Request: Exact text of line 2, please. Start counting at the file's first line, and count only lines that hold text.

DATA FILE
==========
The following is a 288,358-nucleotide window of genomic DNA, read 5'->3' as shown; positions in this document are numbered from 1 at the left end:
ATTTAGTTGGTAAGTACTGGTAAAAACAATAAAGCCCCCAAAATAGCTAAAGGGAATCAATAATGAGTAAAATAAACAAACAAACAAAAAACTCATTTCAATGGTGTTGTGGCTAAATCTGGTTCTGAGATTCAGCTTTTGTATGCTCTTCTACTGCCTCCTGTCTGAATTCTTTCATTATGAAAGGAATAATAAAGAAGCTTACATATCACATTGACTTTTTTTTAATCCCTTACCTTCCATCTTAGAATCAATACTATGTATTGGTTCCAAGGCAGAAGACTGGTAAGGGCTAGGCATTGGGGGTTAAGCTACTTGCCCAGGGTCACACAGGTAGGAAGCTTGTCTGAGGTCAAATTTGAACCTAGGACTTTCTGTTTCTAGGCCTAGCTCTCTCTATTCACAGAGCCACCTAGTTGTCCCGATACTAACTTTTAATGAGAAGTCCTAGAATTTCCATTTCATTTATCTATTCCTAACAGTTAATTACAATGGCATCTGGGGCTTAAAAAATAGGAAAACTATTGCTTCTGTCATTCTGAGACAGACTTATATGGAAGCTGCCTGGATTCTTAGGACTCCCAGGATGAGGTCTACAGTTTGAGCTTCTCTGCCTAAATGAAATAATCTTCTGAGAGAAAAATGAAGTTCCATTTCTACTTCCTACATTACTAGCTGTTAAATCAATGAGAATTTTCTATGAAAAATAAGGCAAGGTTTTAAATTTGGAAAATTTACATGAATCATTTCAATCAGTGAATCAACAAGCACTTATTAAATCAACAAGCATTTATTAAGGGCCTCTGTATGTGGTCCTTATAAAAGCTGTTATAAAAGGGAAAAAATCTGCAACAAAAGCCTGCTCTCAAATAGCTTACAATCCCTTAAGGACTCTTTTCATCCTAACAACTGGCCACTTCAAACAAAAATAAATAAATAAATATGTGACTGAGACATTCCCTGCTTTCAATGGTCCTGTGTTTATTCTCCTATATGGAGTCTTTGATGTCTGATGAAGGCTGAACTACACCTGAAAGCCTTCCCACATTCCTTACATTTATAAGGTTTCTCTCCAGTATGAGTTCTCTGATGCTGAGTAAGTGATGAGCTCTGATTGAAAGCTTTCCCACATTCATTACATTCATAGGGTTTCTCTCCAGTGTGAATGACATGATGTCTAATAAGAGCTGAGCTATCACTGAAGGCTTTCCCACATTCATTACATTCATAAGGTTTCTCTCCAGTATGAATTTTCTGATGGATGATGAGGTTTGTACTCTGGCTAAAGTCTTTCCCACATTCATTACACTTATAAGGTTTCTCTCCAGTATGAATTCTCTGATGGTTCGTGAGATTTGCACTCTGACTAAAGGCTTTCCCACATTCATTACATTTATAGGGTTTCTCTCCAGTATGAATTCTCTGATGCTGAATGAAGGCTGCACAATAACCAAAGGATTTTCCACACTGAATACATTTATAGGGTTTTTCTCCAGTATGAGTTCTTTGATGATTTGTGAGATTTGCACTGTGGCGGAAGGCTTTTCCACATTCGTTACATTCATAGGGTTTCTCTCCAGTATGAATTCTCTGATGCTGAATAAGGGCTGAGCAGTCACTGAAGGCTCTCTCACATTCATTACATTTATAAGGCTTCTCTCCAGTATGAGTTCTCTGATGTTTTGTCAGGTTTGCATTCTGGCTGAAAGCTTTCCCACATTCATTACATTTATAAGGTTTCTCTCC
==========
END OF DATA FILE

ATTTAGTTGGTAAGTACTGGTAAAAACAATAAAGCCCCCAAAATAGCTAAAGGGAATCAATAATGAGTAAAATAAACAAACAAACAAAAAACTCATTTCAATGGTGTTGTGGCTAAATCTGGTTCTGAGATTCAGCTTTTGTATGCTCTTCTACTGCCTCCTGTCTGAATTCTTTCATTATGAAAGGAATAATAAAGAAGCTTACATATCACATTGACTTTTTTTTAATCCCTTACCTTCCATCTTAGAATCAATACTATGTATTGGTTCCAAGGCAGAAGACTGGTAAGGGCTAGGCATTGGGGGTTAAGCTACTTGCCCAGGGTCACACAGGTAGGAAGCTTGTCTGAGGTCAAATTTGAACCTAGGACTTTCTGTTTCTAGGCCTAGCTCTCTCTATTCACAGAGCCACCTAGTTGTCCCGATACTAACTTTTAATGAGAAGTCCTAGAATTTCCATTTCATTTATCTATTCCTAACAGTTAATTACAATGGCATCTGGGGCTTAAAAAATAGGAAAACTATTGCTTCTGTCATTCTGAGACAGACTTATATGGAAGCTGCCTGGATTCTTAGGACTCCCAGGATGAGGTCTACAGTTTGAGCTTCTCTGCCTAAATGAAATAATCTTCTGAGAGAAAAATGAAGTTCCATTTCTACTTCCTACATTACTAGCTGTTAAATCAATGAGAATTTTCTATGAAAAATAAGGCAAGGTTTTAAATTTGGAAAATTTACATGAATCATTTCAATCAGTGAATCAACAAGCACTTATTAAATCAACAAGCATTTATTAAGGGCCTCTGTATGTGGTCCTTATAAAAGCTGTTATAAAAGGGAAAAAATCTGCAACAAAAGCCTGCTCTCAAATAGCTTACAATCCCTTAAGGACTCTTTTCATCCTAACAACTGGCCACTTCAAACAAAAATAAATAAATAAATATGTGACTGAGACATTCCCTGCTTTCAATGGTCCTGTGTTTATTCTCCTATATGGAGTCTTTGATGTCTGATGAAGGCTGAACTACACCTGAAAGCCTTCCCACATTCCTTACATTTATAAGGTTTCTCTCCAGTATGAGTTCTCTGATGCTGAGTAAGTGATGAGCTCTGATTGAAAGCTTTCCCACATTCATTACATTCATAGGGTTTCTCTCCAGTGTGAATGACATGATGTCTAATAAGAGCTGAGCTATCACTGAAGGCTTTCCCACATTCATTACATTCATAAGGTTTCTCTCCAGTATGAATTTTCTGATGGATGATGAGGTTTGTACTCTGGCTAAAGTCTTTCCCACATTCATTACACTTATAAGGTTTCTCTCCAGTATGAATTCTCTGATGGTTCGTGAGATTTGCACTCTGACTAAAGGCTTTCCCACATTCATTACATTTATAGGGTTTCTCTCCAGTATGAATTCTCTGATGCTGAATGAAGGCTGCACAATAACCAAAGGATTTTCCACACTGAATACATTTATAGGGTTTTTCTCCAGTATGAGTTCTTTGATGATTTGTGAGATTTGCACTGTGGCGGAAGGCTTTTCCACATTCGTTACATTCATAGGGTTTCTCTCCAGTATGAATTCTCTGATGCTGAATAAGGGCTGAGCAGTCACTGAAGGCTCTCTCACATTCATTACATTTATAAGGCTTCTCTCCAGTATGAGTTCTCTGATGTTTTGTCAGGTTTGCATTCTGGCTGAAAGCTTTCCCACATTCATTACATTTATAAGGTTTCTCTCC